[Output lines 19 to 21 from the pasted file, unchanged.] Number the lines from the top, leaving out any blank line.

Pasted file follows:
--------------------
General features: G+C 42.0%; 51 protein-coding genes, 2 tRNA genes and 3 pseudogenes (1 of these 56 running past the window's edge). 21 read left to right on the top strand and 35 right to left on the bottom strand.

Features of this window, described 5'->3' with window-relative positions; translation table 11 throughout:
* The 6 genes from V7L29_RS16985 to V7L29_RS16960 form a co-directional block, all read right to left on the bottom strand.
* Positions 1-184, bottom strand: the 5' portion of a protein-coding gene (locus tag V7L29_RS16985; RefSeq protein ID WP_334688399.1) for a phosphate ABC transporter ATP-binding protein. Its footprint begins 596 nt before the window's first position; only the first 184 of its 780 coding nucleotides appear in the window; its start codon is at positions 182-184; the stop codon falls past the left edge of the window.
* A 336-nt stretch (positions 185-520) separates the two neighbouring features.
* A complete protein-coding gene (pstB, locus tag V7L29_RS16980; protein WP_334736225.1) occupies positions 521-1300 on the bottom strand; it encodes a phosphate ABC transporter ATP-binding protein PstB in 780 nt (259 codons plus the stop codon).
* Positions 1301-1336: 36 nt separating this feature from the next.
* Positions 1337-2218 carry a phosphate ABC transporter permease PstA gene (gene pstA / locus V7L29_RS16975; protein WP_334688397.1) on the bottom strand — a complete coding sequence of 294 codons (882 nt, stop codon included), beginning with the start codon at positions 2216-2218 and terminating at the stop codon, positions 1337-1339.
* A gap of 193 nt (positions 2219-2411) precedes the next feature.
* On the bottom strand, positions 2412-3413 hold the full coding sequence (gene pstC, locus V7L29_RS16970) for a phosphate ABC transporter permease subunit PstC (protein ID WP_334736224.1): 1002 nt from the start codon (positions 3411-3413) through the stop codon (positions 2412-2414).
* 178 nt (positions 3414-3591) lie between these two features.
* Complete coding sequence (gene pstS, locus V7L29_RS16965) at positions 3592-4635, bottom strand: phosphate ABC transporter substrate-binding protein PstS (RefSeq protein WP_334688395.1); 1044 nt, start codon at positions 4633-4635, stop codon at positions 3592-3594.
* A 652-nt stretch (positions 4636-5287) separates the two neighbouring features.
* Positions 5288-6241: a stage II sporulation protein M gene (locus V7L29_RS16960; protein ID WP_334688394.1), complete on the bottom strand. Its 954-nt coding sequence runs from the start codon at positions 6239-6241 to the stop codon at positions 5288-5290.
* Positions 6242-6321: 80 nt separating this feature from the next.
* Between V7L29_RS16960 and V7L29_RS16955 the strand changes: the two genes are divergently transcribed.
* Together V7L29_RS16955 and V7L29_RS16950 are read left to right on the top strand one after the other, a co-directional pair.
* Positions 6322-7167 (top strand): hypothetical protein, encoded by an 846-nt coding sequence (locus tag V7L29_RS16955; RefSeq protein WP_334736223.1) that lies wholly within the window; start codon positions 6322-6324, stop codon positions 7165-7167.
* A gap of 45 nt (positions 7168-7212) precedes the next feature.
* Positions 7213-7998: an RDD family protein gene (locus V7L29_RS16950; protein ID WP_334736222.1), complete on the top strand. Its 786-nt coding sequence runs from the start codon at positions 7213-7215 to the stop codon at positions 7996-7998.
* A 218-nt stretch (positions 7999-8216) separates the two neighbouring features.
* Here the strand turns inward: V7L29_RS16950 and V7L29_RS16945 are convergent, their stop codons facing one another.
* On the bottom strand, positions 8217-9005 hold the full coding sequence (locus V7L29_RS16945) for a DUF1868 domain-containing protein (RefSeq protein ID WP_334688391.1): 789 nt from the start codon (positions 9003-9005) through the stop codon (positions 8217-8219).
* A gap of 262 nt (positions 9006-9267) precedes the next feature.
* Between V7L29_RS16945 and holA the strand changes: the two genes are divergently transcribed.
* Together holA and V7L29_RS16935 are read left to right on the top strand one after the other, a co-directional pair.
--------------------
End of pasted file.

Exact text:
* A gap of 45 nt (positions 7168-7212) precedes the next feature.
* Positions 7213-7998: an RDD family protein gene (locus V7L29_RS16950; protein ID WP_334736222.1), complete on the top strand. Its 786-nt coding sequence runs from the start codon at positions 7213-7215 to the stop codon at positions 7996-7998.
* A 218-nt stretch (positions 7999-8216) separates the two neighbouring features.